Typically, the contents of a Joint Record on Appeal are quite straight forward. To wit, they include the Notices of Appeal, the Order being appealed and the various motion practice which gave rise to the Order being appealed. If an appeal from a trial, the trial transcript (signed), any exhibits that were admitted into evidence as well as pre/post-trial motion practice giving rise to the final Judgment. That being said, though there is generally nothing to dispute with respect to the contents of the Joint Record, from a practical perspective, it is always better to err on the side of caution and confirm with the other appellants that which is to be included in the Joint Record. By doing so, the parties are all apprised of the fact that a Joint Record is being prepared for everyone’s sake and that the costs of doing so are to be shared equally. If one party proceeds with the Joint Record (without the other side’s knowledge), even if all of the documents are included within the Joint Record, the party not consulted may take the position that since he was not consulted, he will not pay for his share of the Joint Record production. While this position is untenable and will ultimately be corrected via motion practice at the Appellate Division (compelling the unwilling party to pay for his share of the Joint Record), by consulting with all appellants at the outset of production of the Joint Record, one can avoid motion practice by confirming that all appellants are in agreement with respect to the contents of the Joint Record.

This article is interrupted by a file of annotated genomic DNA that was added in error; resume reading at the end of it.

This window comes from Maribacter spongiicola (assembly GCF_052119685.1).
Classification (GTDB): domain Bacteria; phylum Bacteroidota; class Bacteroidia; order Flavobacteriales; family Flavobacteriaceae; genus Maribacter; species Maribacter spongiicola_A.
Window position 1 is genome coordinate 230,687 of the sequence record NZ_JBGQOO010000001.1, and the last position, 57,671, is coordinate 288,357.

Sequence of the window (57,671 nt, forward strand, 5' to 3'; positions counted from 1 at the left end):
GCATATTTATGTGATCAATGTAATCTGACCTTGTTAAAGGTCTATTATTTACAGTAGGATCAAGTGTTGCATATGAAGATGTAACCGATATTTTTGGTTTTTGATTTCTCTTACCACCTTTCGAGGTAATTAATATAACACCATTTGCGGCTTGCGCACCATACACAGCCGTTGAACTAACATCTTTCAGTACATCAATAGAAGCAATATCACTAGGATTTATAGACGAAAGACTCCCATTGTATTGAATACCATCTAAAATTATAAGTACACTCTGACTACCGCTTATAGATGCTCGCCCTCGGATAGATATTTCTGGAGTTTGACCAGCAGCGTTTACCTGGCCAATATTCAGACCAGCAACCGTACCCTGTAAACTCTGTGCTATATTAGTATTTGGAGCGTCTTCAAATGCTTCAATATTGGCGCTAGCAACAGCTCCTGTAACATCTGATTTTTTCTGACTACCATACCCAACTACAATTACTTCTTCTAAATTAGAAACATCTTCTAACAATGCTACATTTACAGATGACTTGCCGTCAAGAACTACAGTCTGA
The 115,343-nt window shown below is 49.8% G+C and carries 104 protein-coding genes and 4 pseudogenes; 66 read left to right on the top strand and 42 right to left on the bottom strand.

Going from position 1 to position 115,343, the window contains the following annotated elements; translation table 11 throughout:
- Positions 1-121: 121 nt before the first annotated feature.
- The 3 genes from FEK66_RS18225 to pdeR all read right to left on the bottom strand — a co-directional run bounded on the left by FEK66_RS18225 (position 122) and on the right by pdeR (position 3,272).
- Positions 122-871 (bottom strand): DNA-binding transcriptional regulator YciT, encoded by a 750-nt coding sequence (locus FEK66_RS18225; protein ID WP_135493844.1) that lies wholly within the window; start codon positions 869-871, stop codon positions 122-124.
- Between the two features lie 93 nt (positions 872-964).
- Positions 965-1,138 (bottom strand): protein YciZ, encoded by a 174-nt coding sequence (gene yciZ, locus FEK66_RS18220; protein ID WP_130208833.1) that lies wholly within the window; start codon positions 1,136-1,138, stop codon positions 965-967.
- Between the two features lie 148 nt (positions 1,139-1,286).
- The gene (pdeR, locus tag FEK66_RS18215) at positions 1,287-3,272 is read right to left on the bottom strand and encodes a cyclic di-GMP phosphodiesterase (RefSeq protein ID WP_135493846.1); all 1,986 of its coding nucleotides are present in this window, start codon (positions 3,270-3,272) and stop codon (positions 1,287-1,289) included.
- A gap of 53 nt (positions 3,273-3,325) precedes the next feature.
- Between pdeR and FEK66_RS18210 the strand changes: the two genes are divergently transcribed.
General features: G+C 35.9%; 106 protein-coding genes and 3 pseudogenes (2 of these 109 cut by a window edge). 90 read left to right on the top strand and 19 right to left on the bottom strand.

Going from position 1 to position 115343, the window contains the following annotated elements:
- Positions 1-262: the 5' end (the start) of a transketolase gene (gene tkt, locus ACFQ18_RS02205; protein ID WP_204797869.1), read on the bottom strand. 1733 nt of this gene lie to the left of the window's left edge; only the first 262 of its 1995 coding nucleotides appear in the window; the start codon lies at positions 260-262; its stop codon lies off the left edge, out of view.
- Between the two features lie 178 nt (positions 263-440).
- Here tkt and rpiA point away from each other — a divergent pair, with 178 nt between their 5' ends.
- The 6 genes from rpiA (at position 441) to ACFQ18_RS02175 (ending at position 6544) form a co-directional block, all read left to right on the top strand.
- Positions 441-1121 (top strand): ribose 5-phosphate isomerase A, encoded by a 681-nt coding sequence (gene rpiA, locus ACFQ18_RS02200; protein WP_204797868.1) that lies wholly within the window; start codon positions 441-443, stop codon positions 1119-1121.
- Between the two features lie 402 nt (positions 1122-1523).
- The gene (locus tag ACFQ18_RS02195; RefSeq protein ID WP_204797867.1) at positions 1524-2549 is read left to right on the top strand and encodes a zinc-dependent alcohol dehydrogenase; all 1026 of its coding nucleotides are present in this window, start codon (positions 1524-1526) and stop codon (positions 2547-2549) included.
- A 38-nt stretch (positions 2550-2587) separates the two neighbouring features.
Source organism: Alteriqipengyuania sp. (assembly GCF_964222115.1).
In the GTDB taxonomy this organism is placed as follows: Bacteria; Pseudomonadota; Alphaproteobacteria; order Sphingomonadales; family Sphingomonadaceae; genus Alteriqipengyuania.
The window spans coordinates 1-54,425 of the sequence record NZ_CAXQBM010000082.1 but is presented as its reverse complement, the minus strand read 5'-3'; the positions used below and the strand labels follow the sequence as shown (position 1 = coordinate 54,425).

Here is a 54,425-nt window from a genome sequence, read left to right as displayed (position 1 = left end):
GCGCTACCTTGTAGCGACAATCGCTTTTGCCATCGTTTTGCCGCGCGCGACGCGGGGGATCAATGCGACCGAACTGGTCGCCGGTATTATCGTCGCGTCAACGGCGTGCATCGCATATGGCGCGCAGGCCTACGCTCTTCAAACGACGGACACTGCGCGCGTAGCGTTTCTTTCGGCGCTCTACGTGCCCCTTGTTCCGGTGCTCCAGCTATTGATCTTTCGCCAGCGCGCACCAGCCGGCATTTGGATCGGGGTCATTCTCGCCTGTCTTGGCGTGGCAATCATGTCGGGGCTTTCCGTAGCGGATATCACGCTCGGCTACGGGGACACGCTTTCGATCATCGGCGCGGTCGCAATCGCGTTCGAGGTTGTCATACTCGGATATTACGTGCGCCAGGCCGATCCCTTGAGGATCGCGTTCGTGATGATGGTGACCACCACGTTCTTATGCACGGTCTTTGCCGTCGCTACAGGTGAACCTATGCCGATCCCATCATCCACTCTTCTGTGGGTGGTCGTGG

MARIA DECARO-ALI | Director of Marketing | PHP

When fling an appellate brief in the Appellate Division, there are certain guidelines to which attorneys must adhere. Those familiar with the rules in one court must not assume that they will be the same in another. In fact, there are differences and, in each case, the rules of the court to which the appeal is taken should be consulted. In this article, we will discuss what is required to be included in your AD1 and AD2 appellate brief and provide practical pointers.

All appellate briefs being filed in the Appellate Division, First and Second Department must contain, in the following order, (1) a table of contents with a list of point headings as well as a table of authorities cited; (2) a statement of questions

presented, not exceeding two pages, followed immediately with proposed answers to those questions; (3) a concise statement of the nature of the case and of the facts supported by citations to either the Record on Appeal or Appendix; (4) your legal argument, which shall be divided into points with appropriate page headings; and (5) your conclusion, a statement certifying compliance with printing requirements (Printing Specifications Statement) and a statement pursuant to CPLR 5531.

As noted previously, each court has a different set of rules that are expected to be followed. For that reason is it recommended to work with an appellate services provider that will review each brief to ensure compliance with the aforementioned requirements. Dealing with any potential issues prior to serving and filing your brief in court will reduce the chances of rejection.